Performance appraisal is something that just about every Manager finds dreadful. There are many reasons for this, and we will explore all different aspects of it so that you can have better insight and are equipped with right tools for you and your employees not to dread performance appraisals ever again.
We will also explore different approaches to performance appraisals and perhaps not concentrate only on feedback giving in the time for a pay rise, promotion or termination but to see it as continuous conversations which happen in-between formal appraisals and allow performance appraisals being seen as just one of the tools in the box that can help the manager and an employee achieve results consistent with those of the organization/department and or of the team.
So, to start with lets quickly explore the definition of Performance Management and what role does performance appraisal have here.
PM is the communication process by which management drives overall strategic objectives and goals into day-to-day goals and actions that translate into measurable results that improve business success. PM is a continuous process of learning, coaching and reviewing employees performance.
If we take a closer look into this definition, we can see that PM is a big main heading underneath which we have many tools you as a Manager will make use of to be successful as Performance Manager. Performance appraisal is just one of those tools together with coaching, mentoring, development planning, compensation, feedback, objective setting and I would dare to say most importantly employee engagement.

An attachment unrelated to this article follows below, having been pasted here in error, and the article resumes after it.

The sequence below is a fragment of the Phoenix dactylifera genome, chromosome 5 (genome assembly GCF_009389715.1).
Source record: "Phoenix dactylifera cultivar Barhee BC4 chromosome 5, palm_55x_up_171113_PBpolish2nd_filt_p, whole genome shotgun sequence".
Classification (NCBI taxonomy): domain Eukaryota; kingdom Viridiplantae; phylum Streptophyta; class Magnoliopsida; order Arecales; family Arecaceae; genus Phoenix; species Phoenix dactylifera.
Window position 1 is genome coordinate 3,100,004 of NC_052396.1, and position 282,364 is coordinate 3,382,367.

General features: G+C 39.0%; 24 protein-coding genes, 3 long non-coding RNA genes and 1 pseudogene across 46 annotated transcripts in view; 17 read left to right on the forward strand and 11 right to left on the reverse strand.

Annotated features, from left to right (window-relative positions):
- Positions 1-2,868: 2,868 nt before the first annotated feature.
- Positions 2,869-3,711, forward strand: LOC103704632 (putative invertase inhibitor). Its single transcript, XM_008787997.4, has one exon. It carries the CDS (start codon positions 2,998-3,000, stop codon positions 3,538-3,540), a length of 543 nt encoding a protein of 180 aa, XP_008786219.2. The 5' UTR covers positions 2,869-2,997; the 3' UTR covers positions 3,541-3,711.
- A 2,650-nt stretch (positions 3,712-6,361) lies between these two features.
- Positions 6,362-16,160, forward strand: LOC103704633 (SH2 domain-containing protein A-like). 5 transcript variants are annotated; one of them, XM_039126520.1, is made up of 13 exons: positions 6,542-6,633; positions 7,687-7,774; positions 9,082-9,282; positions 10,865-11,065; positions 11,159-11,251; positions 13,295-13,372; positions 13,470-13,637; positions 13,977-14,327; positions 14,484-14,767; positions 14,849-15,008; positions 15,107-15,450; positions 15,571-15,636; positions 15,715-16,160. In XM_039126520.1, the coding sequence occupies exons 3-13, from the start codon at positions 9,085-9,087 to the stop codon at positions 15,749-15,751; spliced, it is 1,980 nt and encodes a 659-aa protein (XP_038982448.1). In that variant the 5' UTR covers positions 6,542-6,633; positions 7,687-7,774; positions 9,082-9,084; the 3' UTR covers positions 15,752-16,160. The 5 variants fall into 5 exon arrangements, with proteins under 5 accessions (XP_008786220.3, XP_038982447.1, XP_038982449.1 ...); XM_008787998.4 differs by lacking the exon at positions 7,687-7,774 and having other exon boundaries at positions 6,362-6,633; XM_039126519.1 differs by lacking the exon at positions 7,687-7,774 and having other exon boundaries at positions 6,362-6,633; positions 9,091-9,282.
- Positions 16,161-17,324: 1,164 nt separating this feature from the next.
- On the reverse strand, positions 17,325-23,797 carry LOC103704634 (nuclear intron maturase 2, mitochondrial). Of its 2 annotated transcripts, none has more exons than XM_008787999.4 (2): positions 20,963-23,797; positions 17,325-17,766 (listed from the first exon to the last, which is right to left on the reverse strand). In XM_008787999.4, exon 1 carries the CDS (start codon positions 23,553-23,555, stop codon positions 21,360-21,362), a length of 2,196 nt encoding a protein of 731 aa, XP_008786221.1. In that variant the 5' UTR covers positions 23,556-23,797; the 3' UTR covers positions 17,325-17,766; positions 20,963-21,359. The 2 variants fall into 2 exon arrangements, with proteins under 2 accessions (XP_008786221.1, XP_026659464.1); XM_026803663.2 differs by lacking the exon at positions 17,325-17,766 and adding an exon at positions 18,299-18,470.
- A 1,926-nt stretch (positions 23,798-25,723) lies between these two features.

How do we achieve Performance Appraisals not to be seen as dreadful? By creating an environment of WE rather than You and I. In another word we are looking to achieve the process of dialogue, mutual trust, support and mutual respect. A Win-Win.
When done well, Performance Appraisals will improve employee performance, motivation and commitment. This is our goal for you!
In these articles, we will touch base by exploring all the different stages you have to become comfortable and skilful in to be successful Performance Managers such as setting objectives, learning how to keep good records and what information to use in your records, how to perform evaluation and hold PA meetings, when and how to do follow-ups, how to use PM as a continuous process and difference between coaching and evaluating individuals and coaching and evaluating teams.
For more in-depth knowledge you can take a look at our Performance Management Programme as well as some of the specific modules offered to you in Bite-size learning section. These training workshops can be done face-2-face, one-on-one coaching, virtual and / or self-paced.
In the next article, we will explore how to set objectives and how to successfully communicate them with your team.